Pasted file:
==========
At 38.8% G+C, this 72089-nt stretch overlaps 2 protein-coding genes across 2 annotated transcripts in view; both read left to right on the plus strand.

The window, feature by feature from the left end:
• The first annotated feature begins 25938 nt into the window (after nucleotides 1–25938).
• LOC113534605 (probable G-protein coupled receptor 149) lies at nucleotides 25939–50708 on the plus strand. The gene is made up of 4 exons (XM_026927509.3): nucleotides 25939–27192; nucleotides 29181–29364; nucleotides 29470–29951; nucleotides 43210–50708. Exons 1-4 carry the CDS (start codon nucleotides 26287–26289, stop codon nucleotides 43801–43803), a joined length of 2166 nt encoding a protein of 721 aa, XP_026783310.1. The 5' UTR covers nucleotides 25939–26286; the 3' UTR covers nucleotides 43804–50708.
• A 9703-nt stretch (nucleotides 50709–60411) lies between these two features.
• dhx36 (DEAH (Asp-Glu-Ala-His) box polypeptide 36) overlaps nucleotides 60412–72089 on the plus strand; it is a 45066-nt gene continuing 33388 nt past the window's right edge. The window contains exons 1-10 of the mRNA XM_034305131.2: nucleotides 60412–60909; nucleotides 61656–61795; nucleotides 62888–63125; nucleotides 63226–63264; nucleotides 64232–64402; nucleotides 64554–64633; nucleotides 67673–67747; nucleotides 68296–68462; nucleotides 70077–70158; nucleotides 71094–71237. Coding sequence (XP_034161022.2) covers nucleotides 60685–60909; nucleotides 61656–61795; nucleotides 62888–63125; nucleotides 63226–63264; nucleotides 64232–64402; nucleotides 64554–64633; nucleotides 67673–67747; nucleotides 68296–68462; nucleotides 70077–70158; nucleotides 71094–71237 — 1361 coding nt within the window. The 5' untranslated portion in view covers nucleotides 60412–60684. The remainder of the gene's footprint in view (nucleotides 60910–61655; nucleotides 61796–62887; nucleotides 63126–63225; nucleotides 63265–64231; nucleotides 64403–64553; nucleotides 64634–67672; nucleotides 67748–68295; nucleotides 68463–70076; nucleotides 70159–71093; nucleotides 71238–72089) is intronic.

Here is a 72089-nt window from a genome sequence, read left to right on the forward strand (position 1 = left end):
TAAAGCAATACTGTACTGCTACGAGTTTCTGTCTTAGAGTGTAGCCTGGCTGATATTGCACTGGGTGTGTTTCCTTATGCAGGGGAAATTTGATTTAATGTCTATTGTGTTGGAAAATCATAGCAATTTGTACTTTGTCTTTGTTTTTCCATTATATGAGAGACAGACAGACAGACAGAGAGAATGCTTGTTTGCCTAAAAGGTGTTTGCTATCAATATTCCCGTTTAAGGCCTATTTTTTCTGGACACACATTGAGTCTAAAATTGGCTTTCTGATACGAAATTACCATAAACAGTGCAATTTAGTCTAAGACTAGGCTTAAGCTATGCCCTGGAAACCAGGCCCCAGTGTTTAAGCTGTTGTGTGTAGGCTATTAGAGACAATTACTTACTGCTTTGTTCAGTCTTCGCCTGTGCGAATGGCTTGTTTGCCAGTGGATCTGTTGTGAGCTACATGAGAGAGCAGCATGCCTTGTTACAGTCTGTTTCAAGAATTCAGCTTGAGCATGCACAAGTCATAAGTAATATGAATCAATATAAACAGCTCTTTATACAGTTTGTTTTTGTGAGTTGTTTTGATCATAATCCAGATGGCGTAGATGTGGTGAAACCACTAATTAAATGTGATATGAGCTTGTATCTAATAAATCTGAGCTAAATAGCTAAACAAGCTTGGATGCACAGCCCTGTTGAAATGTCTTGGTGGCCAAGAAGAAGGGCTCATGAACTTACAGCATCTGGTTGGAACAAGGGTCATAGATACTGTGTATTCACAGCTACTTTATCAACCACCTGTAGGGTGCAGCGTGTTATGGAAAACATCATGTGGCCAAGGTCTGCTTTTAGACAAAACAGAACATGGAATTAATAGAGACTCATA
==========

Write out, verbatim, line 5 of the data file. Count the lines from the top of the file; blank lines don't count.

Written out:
• A 9703-nt stretch (nucleotides 50709–60411) lies between these two features.